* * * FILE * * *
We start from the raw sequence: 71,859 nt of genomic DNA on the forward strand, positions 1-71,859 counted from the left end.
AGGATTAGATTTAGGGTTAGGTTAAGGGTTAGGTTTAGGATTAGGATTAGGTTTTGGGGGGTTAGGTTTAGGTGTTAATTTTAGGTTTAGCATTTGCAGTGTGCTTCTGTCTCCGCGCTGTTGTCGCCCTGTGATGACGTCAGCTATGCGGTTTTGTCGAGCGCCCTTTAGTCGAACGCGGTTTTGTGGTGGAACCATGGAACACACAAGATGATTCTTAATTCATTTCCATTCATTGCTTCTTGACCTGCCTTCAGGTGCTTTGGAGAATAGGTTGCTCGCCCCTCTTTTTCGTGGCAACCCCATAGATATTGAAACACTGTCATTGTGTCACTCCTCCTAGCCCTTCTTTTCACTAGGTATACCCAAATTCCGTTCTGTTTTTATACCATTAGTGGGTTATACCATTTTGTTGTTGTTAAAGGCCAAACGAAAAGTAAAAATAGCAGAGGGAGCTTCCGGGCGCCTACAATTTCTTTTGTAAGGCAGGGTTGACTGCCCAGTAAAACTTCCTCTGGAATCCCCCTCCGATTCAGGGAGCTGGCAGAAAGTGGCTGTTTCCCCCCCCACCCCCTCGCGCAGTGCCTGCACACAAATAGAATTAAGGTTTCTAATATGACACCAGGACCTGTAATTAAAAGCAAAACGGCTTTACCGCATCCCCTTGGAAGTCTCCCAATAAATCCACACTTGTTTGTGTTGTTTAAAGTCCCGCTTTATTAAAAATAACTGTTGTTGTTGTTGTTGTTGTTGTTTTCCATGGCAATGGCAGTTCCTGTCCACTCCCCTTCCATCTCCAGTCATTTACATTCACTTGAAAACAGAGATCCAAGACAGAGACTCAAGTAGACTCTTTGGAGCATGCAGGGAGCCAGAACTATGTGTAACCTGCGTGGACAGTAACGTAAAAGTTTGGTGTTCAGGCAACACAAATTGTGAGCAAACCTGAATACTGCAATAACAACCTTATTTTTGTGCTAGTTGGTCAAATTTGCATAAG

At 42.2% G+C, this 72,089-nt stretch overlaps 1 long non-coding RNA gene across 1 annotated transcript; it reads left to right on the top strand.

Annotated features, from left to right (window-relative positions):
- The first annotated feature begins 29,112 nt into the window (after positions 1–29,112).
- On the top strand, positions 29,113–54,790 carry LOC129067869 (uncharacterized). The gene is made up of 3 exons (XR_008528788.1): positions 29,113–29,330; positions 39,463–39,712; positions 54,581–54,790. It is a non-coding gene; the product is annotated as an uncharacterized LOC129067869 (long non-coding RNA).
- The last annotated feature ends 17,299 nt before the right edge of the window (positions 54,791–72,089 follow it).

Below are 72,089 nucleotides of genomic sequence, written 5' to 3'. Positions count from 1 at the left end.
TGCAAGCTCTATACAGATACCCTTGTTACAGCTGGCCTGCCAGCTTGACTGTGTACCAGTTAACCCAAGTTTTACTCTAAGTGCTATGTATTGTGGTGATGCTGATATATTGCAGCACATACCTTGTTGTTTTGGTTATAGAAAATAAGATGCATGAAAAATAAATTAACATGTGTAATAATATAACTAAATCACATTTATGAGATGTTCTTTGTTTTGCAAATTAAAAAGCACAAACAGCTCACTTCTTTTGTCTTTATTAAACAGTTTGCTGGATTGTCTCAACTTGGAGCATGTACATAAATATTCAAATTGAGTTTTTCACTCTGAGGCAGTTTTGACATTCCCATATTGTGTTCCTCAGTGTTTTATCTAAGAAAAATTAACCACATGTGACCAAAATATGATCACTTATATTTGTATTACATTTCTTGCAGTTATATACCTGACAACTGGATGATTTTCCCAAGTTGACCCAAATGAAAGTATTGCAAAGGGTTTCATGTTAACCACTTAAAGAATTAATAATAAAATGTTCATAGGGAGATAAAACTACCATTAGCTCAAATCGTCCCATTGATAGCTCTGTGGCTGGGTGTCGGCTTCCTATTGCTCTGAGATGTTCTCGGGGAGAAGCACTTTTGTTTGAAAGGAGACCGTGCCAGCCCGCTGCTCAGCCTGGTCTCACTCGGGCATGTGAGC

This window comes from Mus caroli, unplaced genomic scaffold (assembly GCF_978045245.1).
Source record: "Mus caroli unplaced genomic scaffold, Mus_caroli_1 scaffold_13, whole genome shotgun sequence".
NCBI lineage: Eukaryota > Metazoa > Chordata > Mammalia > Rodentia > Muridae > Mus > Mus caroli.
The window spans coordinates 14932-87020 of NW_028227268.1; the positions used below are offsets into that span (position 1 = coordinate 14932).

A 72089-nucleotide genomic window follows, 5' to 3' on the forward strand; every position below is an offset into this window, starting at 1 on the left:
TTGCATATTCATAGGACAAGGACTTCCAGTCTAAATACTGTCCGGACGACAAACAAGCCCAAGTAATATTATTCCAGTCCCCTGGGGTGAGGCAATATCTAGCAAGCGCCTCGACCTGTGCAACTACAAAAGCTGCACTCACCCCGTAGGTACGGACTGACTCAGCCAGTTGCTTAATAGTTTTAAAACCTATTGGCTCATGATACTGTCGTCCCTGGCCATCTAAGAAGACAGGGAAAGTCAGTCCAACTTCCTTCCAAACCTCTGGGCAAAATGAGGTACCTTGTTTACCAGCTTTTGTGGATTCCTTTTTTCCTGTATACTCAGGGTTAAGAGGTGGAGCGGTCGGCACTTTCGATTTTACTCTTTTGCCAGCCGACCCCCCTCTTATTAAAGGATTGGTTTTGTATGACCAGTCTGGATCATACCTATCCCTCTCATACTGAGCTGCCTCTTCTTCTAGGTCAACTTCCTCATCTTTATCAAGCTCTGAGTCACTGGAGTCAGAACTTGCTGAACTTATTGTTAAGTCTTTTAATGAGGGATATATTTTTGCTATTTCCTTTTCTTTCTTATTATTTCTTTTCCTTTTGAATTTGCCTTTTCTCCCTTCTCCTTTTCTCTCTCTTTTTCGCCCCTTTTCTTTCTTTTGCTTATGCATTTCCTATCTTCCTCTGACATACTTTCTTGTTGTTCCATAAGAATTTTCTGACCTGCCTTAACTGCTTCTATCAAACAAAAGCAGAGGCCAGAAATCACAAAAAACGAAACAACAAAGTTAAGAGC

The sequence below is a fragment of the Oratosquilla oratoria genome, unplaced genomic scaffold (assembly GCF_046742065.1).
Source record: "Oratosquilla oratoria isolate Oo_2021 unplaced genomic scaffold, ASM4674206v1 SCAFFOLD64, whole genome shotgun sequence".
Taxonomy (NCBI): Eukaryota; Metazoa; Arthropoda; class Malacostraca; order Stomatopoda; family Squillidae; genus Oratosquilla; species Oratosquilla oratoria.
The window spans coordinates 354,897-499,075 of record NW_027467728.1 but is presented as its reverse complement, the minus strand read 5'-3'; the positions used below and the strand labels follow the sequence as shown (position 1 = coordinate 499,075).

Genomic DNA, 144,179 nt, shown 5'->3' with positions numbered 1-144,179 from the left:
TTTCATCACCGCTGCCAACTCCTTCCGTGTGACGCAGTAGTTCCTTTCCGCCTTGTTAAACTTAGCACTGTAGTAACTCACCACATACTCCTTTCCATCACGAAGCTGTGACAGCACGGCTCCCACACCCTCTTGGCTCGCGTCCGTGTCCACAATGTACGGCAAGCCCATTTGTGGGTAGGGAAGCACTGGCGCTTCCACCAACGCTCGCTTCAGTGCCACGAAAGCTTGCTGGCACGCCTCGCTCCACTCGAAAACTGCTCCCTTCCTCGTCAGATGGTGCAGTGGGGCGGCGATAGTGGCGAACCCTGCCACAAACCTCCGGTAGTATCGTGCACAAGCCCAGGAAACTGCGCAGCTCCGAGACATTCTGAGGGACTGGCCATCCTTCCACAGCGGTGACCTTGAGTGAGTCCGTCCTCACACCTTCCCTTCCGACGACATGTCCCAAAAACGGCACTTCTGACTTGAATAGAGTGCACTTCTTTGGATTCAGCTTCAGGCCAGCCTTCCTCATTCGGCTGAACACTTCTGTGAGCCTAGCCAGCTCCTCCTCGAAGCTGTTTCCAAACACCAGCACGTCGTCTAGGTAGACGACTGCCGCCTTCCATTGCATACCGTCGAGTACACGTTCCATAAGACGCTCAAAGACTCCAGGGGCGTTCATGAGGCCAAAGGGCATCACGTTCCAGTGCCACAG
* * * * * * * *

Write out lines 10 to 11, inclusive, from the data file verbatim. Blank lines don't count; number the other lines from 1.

This window comes from Mus caroli, unplaced genomic scaffold (assembly GCF_978045245.1).
Source record: "Mus caroli unplaced genomic scaffold, Mus_caroli_1 scaffold_13, whole genome shotgun sequence".